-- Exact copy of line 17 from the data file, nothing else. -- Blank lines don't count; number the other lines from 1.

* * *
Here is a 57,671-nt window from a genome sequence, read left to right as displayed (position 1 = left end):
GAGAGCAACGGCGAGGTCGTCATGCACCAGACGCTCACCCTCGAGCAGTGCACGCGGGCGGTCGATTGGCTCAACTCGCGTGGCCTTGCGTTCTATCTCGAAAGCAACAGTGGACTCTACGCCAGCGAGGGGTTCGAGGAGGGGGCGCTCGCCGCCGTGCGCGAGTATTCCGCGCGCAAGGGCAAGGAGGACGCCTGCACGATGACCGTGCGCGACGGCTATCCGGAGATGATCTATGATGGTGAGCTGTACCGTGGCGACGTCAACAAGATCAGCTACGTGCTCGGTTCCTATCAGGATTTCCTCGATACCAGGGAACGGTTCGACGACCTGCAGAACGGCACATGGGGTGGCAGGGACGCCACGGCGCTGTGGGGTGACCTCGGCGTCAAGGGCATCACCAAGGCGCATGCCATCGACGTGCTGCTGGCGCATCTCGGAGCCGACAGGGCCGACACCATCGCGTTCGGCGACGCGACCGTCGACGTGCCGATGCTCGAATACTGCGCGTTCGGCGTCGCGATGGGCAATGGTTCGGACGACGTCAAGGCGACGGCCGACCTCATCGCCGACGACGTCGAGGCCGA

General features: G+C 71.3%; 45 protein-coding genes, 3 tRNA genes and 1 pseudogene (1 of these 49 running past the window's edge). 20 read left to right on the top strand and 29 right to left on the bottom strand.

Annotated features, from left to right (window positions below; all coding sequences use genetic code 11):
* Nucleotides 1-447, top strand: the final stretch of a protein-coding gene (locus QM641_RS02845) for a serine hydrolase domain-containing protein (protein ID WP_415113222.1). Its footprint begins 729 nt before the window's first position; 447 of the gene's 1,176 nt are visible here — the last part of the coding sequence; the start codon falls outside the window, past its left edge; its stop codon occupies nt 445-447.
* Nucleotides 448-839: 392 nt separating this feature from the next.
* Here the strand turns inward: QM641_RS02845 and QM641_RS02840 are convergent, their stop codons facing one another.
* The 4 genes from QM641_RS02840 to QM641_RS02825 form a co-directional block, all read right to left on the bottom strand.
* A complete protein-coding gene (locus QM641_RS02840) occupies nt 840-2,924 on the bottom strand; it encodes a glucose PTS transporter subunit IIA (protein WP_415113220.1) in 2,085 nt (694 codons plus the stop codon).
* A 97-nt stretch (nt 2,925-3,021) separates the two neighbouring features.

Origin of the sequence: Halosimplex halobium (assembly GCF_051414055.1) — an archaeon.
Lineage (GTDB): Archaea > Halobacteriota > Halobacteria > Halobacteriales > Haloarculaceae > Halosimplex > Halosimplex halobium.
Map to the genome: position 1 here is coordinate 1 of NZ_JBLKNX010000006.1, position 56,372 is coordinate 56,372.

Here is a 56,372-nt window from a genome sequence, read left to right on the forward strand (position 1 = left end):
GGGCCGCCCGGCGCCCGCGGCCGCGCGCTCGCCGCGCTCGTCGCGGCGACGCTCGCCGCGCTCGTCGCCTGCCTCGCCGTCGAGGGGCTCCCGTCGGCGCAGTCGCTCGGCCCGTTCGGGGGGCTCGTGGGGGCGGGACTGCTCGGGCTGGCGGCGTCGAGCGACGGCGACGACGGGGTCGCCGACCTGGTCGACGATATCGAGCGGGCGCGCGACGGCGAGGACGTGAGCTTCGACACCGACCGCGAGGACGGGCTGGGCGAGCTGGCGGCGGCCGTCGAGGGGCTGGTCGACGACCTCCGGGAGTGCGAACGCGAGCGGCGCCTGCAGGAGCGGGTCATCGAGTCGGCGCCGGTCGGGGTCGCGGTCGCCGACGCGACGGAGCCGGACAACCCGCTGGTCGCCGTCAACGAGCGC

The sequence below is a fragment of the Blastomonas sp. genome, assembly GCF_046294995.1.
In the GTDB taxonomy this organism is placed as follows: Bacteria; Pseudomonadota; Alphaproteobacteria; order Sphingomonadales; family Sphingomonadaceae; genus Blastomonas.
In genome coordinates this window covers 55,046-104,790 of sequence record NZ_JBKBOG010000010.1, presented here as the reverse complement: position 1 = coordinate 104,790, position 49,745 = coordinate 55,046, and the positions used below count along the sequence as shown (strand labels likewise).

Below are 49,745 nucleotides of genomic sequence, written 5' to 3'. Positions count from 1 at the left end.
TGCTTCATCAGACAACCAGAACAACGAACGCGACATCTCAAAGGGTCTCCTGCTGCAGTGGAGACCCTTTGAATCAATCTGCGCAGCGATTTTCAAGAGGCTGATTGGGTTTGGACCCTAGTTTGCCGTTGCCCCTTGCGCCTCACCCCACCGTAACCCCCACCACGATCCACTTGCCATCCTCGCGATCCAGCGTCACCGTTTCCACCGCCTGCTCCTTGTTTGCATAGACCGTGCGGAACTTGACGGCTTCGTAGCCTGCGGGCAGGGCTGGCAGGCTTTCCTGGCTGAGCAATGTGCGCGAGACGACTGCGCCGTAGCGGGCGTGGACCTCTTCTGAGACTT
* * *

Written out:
In the GTDB taxonomy this organism is placed as follows: Bacteria; Pseudomonadota; Alphaproteobacteria; order Sphingomonadales; family Sphingomonadaceae; genus Blastomonas.